I may also add that I find C. F. Moule's suggestion that Paul changed his mind on the question of 1BT/2BT in between the writing of 1 and 2 Corinthians preposterous.[4] If Paul was trying to teach the Corinthians a doctrine completely opposite from the one he had taught them just a year earlier, he surely would have made his new teaching much more explicit.
As for Carrier's other passages:
  1. 1 Corinthians 15:35-38 is no "plain statement" of 2BT. In these very verses, Paul uses the seed-plant analogy to illustrate what he is trying to say. As I demonstrated in my opening statement, Paul's use of this analogy is strong evidence for 1BT.
  2. 1 Thessalonians 4:13-18 is entirely ambiguous on this question. It says nothing relevant to our topic one way or the other.
  3. The word "allasso" (1 Corinthians 15) and the word "metaschematizo" (Philippians 3:20) can mean either "change" (i.e. transform) or "exchange." Their meaning is dependent on the context, and so Paul's use of these words cannot, in and of itself, be used as evidence for 2BT. Only if one already has other evidence that Paul holds to 2BT, can either of these words be used to support 2BT. Further, we can note that while 2 Baruch 49-51 would provide a parallel to the idea that humans will be changed (transformed) at the resurrection, there are no Jewish sources which affirm an exchange.
  4. Colossians 3:5 is another ambiguous passage. It affirms only that we have an earthly body; it says nothing about whether that body will be resurrected or replaced.
  5. 1 Corinthians 5:5 proscribes excommunication for a man practicing incest. He is to be delivered "to Satan" (i.e. expelled from the Christian community into the Gentile world which Satan has in his grip) for the "destruction of his flesh" (i.e. he will suffer affliction once he is thrust into Satan's world), so that "his spirit will be saved on the day of the Lord" (i.e. the affliction he will suffer will cause a spiritual transformation so that he will repent of his evil ways and be saved). The passage is not concerned with resurrection.
  6. Paul's references to our "inner man" can plausibly be understood as references to our inner person, our spirit. There is nothing to suggest that Paul's inner man is an unseen body.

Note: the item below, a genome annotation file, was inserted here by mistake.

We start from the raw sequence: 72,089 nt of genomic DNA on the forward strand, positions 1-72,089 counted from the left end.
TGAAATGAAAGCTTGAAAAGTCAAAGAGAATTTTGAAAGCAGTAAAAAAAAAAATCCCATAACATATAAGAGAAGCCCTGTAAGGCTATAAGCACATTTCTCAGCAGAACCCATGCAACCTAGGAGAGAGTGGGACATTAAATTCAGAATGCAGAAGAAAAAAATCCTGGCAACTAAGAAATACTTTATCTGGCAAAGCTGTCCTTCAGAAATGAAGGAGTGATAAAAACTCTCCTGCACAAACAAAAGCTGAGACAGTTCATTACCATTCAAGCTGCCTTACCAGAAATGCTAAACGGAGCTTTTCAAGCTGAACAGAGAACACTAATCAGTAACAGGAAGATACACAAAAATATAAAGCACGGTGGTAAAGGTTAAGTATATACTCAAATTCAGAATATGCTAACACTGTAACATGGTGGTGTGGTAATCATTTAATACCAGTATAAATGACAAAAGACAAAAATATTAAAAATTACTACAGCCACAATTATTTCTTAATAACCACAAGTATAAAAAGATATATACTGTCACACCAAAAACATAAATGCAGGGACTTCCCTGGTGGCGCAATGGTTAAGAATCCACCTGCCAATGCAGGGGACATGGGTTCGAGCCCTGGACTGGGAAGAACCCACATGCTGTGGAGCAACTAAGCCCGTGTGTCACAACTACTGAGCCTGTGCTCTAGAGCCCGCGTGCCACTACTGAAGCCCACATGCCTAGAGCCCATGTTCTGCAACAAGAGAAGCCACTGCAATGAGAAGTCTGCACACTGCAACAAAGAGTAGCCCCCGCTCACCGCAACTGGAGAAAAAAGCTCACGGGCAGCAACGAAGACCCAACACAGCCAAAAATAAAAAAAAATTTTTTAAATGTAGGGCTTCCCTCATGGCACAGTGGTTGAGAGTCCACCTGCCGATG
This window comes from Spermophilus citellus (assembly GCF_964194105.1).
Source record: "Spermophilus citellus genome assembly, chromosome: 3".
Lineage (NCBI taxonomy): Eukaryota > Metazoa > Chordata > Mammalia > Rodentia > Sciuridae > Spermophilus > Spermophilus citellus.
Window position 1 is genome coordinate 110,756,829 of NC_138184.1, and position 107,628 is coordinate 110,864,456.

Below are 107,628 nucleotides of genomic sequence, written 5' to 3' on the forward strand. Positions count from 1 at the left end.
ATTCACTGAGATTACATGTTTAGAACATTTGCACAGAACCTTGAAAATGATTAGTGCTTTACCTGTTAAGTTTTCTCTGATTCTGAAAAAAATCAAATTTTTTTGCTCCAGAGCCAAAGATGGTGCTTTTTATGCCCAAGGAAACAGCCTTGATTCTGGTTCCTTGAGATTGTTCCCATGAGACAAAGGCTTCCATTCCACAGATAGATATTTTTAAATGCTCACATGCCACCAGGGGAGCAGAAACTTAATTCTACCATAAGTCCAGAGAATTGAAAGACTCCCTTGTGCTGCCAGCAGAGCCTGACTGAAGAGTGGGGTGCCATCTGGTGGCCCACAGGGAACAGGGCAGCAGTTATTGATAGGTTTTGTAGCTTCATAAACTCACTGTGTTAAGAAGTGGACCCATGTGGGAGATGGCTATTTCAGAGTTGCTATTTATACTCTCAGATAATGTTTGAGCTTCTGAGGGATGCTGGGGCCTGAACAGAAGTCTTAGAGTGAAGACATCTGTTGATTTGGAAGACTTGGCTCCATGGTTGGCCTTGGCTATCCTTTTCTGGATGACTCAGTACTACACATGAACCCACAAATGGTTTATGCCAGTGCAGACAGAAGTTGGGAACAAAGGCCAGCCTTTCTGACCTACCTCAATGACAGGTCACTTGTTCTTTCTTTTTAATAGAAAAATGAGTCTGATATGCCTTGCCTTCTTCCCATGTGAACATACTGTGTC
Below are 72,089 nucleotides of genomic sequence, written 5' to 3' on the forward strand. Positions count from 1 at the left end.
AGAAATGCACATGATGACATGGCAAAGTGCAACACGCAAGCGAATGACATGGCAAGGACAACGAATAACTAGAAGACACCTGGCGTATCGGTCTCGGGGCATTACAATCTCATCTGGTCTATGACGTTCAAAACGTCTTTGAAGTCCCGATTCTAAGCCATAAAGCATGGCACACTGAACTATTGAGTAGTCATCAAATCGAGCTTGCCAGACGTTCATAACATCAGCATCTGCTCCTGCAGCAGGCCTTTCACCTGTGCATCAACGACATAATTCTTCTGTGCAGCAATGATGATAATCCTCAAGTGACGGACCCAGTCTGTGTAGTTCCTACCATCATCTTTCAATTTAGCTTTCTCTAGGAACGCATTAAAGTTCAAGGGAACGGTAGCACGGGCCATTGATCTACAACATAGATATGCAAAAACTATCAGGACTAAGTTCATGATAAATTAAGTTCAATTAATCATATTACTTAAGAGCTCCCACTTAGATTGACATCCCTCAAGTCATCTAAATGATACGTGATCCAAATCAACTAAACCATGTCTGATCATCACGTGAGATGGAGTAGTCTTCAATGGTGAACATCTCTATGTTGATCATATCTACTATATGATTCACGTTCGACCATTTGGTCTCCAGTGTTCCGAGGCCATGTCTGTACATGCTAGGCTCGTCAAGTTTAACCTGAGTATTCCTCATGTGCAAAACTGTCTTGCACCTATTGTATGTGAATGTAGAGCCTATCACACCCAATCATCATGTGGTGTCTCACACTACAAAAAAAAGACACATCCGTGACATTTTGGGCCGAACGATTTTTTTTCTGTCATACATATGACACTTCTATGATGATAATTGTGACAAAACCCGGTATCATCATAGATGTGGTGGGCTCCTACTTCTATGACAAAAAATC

7. Paul's view of the eschatological age as a new Genesis (1 Corinthians 15:35-50) is of no help to 2BT. Romans 8 makes clear that Paul's hope is for a renewed creation, not a brand new one. Paul writes that creation eagerly awaits the eschatological times (8:21) and that once the eschatological times arrive, creation will be delivered from its bondage to corruption. If Paul expects a destruction of the present creation, he would not speak of creation being "delivered," and would not tell us that creation is looking forward to these times (it would not look forward to its own destruction). The texts Carrier cites as affirming destruction and recreation (Psalms 102:25-27 and Hebrews 1:10-12), themselves ambiguous, are both non-Pauline.

Response to "What Others Said"

Carrier's basic argument here is that the Church Fathers and the rabbinic writers, both of whom believe in 1BT, sound a lot like each other when they talk about resurrection, and a lot different from Paul. By contrast, heretical writers who teach 2BT sound more like Paul. Therefore Paul probably agrees with the doctrine of the heretical Christians rather than that of the Fathers and rabbis.
In his second paragraph, Carrier offers three reasons to think that Paul affirms something different from the Fathers and the rabbis: (1) the Fathers and rabbis use some analogies and metaphors, and concern themselves with some questions, that Paul does not; (2) they talk about the continuity between the two bodies, but Paul talks about the discontinuity; and (3) unlike them, Paul does not affirm a resurrection of the flesh.